Summit Highlights Economic Impact of Early Childhood Learning
(Press Release issued by the Northeast Indiana Regional Partnership 11/7/19).
FORT WAYNE, Ind. – Today, the Northeast Indiana Regional Partnership and statewide partners hosted the 2019 Indiana Early Learning Summit for Economic Development. The annual event brought together regional business leaders and members from community, higher-education and non-profit organizations in an effort to better understand the business case for investment in quality early childhood education and how to support Indiana’s workforce.
This year’s summit focused on engaging more business leaders to attend and learn how the lack of access to high-quality early education directly impacts the economy. On average, Indiana employers lose $1.8 billion annually in costs associated to employee absences or turnover related to lack of access to quality early education support. In Northeast Indiana alone, employers lose an average of $200 million annually.
The summit featured keynote speaker Jim Spurlino, president and owner of Spurlino Materials, a construction materials company with concrete plants in the Midwest and throughout the United States. Spurlino has been active in the promotion of early childhood issues for more than a decade.
The event included thought leadership and panel discussions with leading state experts, including presentations explaining the science and research behind the importance of quality early childhood education. Business leaders led breakout sessions to share best practices on supporting early learning education resources in the workplace.
John Sampson, president and CEO of the Northeast Indiana Regional Partnership, provided context on the impact of quality early education centers on the region’s economy and workforce.
Regarding Northeast Indiana specifically, Sampson said the loss of engaged employee time and contribution is equivalent to all of the new job commitments announced by the Indiana Economic Development Corporation (IEDC) in 2018 for all business attraction and expansion projects.
“Caring for our children is not a burden; a mere inconvenience leading to absenteeism and an unnecessary business expense. We cannot overlook or underestimate the benefits of supporting employees to assure that they are able to fulfill the critical needs of our youth and future workforce,” Sampson said. “In an age where the national talent shortage is at a critical stage, how can we afford to not engage and confront this issue? For our region, solving this challenge could offset the equivalent of over 3,000 full-time employees.”
For Northeast Indiana business leaders working to attract and retain their workforce, addressing this economic challenge is a top priority.
Regional President for Northern Indiana PNC Corinna Ladd and Chief Operating Officer at Early Childhood Alliance Madeleine Baker co-chaired the event. The PNC Foundation has supported the Early Learning Summit since its inception in 2016.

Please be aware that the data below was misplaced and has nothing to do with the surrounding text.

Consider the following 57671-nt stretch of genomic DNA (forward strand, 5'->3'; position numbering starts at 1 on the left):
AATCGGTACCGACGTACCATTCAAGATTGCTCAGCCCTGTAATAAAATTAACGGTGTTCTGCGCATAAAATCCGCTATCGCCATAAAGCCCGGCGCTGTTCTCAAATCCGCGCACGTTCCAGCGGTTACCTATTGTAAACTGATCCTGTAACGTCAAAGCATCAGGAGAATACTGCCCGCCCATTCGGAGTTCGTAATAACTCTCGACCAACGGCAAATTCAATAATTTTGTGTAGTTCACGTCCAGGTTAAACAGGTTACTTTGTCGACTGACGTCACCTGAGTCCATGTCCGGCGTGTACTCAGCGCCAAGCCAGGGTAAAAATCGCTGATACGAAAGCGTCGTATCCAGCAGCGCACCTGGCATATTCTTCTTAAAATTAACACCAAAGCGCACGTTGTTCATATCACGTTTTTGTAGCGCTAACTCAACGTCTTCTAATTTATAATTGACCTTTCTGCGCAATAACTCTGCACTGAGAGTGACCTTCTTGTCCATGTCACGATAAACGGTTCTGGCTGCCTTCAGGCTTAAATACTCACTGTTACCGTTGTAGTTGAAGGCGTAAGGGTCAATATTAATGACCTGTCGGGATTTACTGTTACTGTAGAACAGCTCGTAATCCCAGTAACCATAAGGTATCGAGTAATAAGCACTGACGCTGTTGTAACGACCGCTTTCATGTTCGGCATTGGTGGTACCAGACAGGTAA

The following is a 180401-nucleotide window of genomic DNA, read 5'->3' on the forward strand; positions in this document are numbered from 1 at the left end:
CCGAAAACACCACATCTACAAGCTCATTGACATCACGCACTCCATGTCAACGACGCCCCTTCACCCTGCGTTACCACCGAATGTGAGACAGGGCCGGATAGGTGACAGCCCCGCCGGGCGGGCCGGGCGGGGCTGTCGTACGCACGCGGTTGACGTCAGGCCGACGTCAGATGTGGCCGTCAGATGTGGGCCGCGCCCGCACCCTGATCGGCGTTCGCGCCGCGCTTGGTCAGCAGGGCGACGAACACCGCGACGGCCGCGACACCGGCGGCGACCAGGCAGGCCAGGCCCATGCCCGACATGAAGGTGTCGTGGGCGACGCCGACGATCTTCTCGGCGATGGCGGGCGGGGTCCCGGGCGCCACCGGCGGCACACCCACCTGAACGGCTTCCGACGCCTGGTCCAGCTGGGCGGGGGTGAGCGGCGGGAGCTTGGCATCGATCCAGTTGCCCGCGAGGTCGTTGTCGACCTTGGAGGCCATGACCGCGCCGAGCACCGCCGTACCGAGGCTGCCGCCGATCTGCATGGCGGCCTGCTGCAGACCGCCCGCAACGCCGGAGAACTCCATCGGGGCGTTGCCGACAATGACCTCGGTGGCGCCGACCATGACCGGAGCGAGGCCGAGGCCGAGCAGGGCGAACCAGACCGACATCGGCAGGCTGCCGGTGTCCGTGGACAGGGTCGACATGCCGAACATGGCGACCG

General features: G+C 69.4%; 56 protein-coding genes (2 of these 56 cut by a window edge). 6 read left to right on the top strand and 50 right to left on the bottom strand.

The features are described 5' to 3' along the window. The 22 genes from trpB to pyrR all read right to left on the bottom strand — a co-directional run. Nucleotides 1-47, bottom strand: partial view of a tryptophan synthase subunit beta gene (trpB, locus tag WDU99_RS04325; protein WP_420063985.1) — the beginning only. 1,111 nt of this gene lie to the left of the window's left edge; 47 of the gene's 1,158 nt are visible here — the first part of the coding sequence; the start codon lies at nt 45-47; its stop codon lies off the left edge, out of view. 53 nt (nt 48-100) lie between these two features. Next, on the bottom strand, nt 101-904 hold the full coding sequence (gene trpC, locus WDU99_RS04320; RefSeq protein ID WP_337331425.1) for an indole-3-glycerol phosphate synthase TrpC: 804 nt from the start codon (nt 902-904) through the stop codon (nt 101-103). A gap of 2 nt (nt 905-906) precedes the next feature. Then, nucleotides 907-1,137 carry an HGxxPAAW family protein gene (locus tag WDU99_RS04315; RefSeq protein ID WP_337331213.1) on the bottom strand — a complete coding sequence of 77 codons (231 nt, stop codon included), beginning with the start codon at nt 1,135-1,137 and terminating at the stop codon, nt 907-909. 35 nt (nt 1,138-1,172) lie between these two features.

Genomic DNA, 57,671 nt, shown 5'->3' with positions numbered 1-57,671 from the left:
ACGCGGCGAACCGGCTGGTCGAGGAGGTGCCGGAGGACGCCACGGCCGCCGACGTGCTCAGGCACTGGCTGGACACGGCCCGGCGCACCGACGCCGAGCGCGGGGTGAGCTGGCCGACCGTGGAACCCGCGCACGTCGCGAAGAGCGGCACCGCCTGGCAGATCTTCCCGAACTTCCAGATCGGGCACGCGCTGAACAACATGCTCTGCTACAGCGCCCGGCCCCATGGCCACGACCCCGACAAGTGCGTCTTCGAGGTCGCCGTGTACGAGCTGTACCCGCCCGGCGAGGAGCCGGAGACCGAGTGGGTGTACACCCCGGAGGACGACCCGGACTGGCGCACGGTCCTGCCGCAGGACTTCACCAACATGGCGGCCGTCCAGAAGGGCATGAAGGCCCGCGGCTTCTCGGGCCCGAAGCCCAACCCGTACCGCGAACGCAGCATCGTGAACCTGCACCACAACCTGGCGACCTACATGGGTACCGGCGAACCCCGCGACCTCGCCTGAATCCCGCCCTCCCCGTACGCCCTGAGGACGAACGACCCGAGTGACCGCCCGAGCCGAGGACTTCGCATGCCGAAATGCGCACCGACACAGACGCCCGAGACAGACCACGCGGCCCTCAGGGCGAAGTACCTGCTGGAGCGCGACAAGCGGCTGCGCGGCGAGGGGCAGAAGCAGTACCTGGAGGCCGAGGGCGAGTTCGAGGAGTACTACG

“As companies are increasingly challenged to find talent, the availability of quality early learning is an important component in efforts to attract employees and ultimately keeping them,” said Ladd. “As business leaders, we recognize the important role our companies play in ensuring that children and families have the support they need to succeed in school and in life.”
Baker said recent medical research reports that the most significant brain development occurs during the first five years of a child’s life, affirming that early opportunities are key to the development of social and emotional skills.
“As a parent of two adult children and now privileged to experience grandparenting four young granddaughters, I see every day how early experiences – and in some cases early intervention – are key to future talents, some that will be seen in our future leaders,” Baker said. “While we are talking about children’s development before they enter kindergarten, we should all be mindful that quality early foundations are significant.”
During the event, Ladd and Baker awarded the Community Early Learning Champion Award to Julie Garber with the Community Foundation of Wabash County and to ArcelorMittal, an Indiana steel and mining company.
This was the fourth Early Learning Economic Summit in the state, and the first time the event was hosted in Fort Wayne.
Sponsors of the event included:
- Ambassador Enterprises
- Northeast Indiana Regional Partnership
- Early Learning Indiana
- FSSA: Office of Early Childhood and Out of School Learning
- Parkview Health
- The Dekko Foundation
- PNC Bank
- Business People Magazine
- Rea Magnet Wire
- United Ways of Northeast Indiana
- Ivy Tech Community College
- Pathfinder Services
- Wells County Chamber of Commerce and Economic Development
About the Northeast Indiana Regional Partnership
The Northeast Indiana Regional Partnership’s mission is to build, market and sell Northeast Indiana to increase business investment. Founded in 2006, the public-private partnership strives to build a globally competitive region. The Partnership’s Vision 2030 framework supports collaborative regional efforts to increase per capita income, population growth and educational attainment by focusing on business attraction, talent attraction and talent development. The Partnership represents 11 member counties: Adams, Allen, DeKalb, Huntington, Kosciusko, LaGrange, Noble, Steuben, Wabash, Wells and Whitley. For more information, visit www.neindiana.com.